Curated by the inimitable White Rabbit, the gig fell on promoter Richard Walker’s birthday, lending the evening a warm and heady atmosphere before the first notes had even sounded.
Radar Men From The Moon had travelled from their native Eindhoven that morning and, understandably, seemed a little groggy as they took to the stage. They hit their flow early however, the cobwebs almost tangibly being blown away.
From talking to the band it was clear to me that they didn’t wish to be pigeonholed as ‘psych’ – a sentiment that sat well with me – and, happily, they justified the separation. Their songs were extensive, explorative and trippy, yes, but playfully experimental with structure and vibe. Even getting a little funky at points.
It hadn’t been long since I’d seen Carlton Melton at the ‘Lion – another band that revelled in the ethereal side of sound – and I’m happy to say that, tonight, I heard another intriguing take on ‘space rock’. Where the Californians were decidedly guitar-led, the Radar Men shared a more equal standing, seeming to place more emphasis on ‘groove’ and tone, than instrumental virtuosity.
Musically though, they were no slouches, and special mention should be made of the drummer whose thrifty style was as inventive as it was lively. I really enjoyed RMFTM. So much so that I bought their most recent vinyl. You can name your price for the digital version of Subversive I on their Bandcamp page.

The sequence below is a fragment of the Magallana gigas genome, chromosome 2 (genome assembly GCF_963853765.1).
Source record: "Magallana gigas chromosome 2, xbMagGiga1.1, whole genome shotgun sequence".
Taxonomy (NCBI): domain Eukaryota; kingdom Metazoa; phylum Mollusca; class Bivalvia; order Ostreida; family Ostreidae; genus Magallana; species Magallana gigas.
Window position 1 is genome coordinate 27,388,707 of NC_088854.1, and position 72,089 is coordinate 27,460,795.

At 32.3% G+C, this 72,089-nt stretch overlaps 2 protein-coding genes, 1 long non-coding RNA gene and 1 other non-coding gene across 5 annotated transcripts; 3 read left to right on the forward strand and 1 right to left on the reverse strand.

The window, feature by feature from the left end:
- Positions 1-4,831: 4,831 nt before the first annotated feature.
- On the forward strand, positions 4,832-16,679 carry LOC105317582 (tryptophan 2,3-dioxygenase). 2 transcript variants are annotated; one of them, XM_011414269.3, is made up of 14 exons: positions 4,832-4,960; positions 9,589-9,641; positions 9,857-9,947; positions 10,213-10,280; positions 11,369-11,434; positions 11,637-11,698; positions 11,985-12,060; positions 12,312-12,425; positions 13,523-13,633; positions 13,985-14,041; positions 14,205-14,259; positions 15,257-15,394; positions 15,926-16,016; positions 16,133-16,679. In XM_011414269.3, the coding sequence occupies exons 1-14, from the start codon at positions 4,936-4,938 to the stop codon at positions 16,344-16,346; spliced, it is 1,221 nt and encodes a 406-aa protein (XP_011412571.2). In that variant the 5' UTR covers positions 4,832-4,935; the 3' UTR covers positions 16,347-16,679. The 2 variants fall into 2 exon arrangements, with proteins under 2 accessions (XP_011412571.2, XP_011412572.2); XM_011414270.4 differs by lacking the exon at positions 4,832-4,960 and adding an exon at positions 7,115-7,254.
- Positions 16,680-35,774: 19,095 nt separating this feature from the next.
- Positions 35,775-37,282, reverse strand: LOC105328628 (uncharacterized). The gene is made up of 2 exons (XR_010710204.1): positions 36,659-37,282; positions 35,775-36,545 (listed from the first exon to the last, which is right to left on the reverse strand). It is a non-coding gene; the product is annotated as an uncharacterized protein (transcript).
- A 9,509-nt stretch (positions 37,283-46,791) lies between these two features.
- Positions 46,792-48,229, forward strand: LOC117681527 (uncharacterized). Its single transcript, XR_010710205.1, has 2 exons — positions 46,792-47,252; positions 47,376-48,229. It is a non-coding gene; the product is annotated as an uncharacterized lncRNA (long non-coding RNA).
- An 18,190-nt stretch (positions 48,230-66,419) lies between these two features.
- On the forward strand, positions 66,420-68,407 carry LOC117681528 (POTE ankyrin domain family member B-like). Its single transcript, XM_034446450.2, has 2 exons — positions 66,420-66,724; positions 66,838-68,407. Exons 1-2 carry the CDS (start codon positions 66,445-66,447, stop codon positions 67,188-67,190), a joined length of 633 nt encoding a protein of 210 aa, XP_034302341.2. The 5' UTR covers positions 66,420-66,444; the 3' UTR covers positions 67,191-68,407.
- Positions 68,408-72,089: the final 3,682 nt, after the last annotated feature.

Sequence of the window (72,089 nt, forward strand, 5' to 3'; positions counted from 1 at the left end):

Next up were German instrumental rockers, Camera.
Instantly the sound became darker, more intense and introspective, which was echoed in the way the band presented themselves. The drummer was perhaps the main focal point, standing up to play, his face hidden behind a mop of hair. As with the previous percussionist, his style was truly imaginative, reassigning the duties that each limb would perform if playing seated.
Jazz-tinged synth parts were to the fore with Camera – a statement that might make some cringe, but for all the wrong reasons. If you’ve heard Herbie Hancock’s seminal crossover albums, ‘Sextant’ and ‘Crossings’, where immense thought went into coaxing not just the right melody but also the right sound from these alien new instruments, you’ll know what I mean.
That isn’t to say Camera didn’t have their moments of self-indulgence. I heard more than one comment about “losing the crowd” as people retreated to the smoking area during a mid-set soundscape lacking rhythm or melody. Its place on the album may be thoroughly well deserved, but tonight this soundscape just seemed to break the momentum – a shame really, as the rest I found challenging and entertaining in equal measure.
All in all though, this was another great night, and testament to the winning formula that The Golden Lion, Crazy 8 and White Rabbit have hit upon: talented bands with unusual styles, quality sound, and an infectious atmosphere. It’s not only artists but fans too that are making the trip to Todmorden, and long may it continue!